A Solemn Assembly allows us to publicly manifest our willingness to sustain God’s prophet. The spirit in the Conference Center was amazing and satisfying. But the assembly was beyond the Conference Center, but wherever in the world we were. Our actions were not counted by our bishops, but by God.
“Before I formed thee in the belly, I knew thee… and ordained thee to be a prophet to the nations.”
President Nelson, at age 93, is in amazing health. For now we are trying to persuade him to stay off the ski slopes!
Jesus taught an important lesson about His servants. “He that receiveth you, receiveth me.” There are many logical reasons to follow President Nelson. Even those outside our Church acknowledge his brillance. He has lived for over nine decades, years of service and years of loving family. His most recent great-grandchild was born just this past Wednesday.
A prophet is a watchman on the tower, protecting us from spiritual dangers we may not see. If such a watchman doesn’t warn the wicked, their blood will be upon the watchman’s head.
My wife, Cathy, has known President Nelson for three decades. But when learning of President Monson’s passing and the expectation that President Nelson would become the prophet, she began reading all his past conference addresses. She prayed earnestly for a witness that this good man she already knows so well is God’s servant for this role in these days.
Beyond the intellect alone, we treasure the witness of the Holy Ghost. The mocking fireballs of annoyed disbelievers are always hurled when the prophet speaks. Even your personal views may not initially be in alignment with the prophet. Counsel with God. The surrender of our will to God’s will is not surrender at all, but a great victory. Years ago, President Nelson said that instead of putting question marks behind the counsel of the prophet, he puts exclamation points.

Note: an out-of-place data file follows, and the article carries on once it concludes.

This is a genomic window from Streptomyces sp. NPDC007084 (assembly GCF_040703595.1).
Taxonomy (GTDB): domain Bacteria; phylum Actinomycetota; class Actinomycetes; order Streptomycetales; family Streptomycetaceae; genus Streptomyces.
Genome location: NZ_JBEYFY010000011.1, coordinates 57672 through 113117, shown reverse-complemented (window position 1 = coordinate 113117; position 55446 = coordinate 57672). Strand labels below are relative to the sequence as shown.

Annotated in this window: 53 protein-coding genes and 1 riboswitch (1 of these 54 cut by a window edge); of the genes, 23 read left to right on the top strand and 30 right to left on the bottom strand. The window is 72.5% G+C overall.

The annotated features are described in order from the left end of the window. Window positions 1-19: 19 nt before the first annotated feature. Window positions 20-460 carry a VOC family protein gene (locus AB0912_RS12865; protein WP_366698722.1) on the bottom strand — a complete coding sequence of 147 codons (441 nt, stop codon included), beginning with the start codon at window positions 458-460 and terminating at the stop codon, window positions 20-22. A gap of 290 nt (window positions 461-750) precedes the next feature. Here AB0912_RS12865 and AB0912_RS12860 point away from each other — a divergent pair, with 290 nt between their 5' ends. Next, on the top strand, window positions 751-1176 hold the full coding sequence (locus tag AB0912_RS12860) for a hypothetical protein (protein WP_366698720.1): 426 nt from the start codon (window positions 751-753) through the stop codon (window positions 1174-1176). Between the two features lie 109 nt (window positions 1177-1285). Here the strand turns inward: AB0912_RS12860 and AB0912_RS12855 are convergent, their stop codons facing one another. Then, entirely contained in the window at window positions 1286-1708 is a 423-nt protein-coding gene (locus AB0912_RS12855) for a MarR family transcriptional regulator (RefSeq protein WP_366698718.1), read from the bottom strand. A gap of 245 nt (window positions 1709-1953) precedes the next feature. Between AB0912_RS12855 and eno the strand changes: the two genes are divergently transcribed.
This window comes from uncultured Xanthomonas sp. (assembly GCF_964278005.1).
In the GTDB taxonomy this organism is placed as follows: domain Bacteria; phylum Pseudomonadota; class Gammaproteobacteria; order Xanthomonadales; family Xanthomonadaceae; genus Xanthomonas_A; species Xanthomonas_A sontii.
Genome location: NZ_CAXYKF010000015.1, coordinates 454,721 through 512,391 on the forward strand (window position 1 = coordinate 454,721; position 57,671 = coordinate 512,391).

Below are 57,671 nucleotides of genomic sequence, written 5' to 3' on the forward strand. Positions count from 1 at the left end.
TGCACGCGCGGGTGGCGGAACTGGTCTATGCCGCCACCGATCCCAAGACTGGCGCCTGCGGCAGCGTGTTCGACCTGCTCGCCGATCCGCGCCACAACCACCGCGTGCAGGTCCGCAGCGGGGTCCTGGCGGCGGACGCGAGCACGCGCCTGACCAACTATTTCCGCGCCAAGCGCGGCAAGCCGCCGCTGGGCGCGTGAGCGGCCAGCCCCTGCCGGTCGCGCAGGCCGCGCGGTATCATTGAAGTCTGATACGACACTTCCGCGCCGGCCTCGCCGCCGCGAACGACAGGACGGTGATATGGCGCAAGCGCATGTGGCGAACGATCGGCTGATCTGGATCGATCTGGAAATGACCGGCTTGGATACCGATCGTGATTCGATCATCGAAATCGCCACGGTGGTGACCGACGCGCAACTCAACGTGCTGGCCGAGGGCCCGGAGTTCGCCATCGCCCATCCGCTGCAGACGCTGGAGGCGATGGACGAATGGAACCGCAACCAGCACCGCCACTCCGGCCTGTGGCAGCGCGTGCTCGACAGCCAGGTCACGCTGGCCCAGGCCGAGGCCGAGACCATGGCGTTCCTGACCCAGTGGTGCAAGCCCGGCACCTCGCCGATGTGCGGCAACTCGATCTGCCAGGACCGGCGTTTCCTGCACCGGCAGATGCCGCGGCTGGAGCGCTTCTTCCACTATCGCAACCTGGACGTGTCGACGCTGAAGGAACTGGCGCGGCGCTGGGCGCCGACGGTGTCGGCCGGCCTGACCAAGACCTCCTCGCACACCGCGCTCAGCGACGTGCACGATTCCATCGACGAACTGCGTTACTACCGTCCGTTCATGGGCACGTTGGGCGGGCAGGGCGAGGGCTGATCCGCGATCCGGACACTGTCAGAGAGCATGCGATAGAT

A prophet does not stand between you and the Savior. He stands beside you and points the way to the Savior. Like Peter of Old, our prophet declares, Jesus is the Christ, the son of God.
In that final day when we face God, may we be able to say we listened to His prophet. Amen.
[While listening to the choir, my grand-daughter decided to climb the bookshelf, which isn’t fastened to the wall. It began to sway, and we demanded she get down. We, who have lived a few decades, can imagine what happens when a loaded bookshelf falls on a toddler. But the toddler thought we were being mean and arbitrary. I couldn’t help but reflect on the similarity between this vignette and the dynamics between the prophets and their critics.]
Choir: My Savior Lives
Closing Prayer: Elder W. Mark Bassett
Presiding – President Russell M. Nelson
Conducting – President Henry B. Eyring
Choir – We Thank Thee, O God, for a Prophet
Opening Prayer – Elder Mervyn B. Arnold
Solemn Assembly – Elder Henry B. Eyring
Choir – We Listen to a Prophet’s Voice
Talk – Elder M. Russell Ballard – Keeping Christ at the Center of Our Lives
Talk – Elder Brian K. Taylor – You *are* a Child of God
Talk – Elder Larry Echo Hawk – A Forgiving Heart
Rest Hymn – Press Forward Saints
Talk – Elder Gary E. Stevenson – Sustaining God’s Prophet
Talk – Elder Lynn G. Robbins – Growth Requires Failure
Choir – Tell Me the Stories of Jesus
Talk – Elder Neil L. Andersen – Listening to the Prophet
Choir – My Savior Lives
Closing Prayer – Elder W. Mark Bassett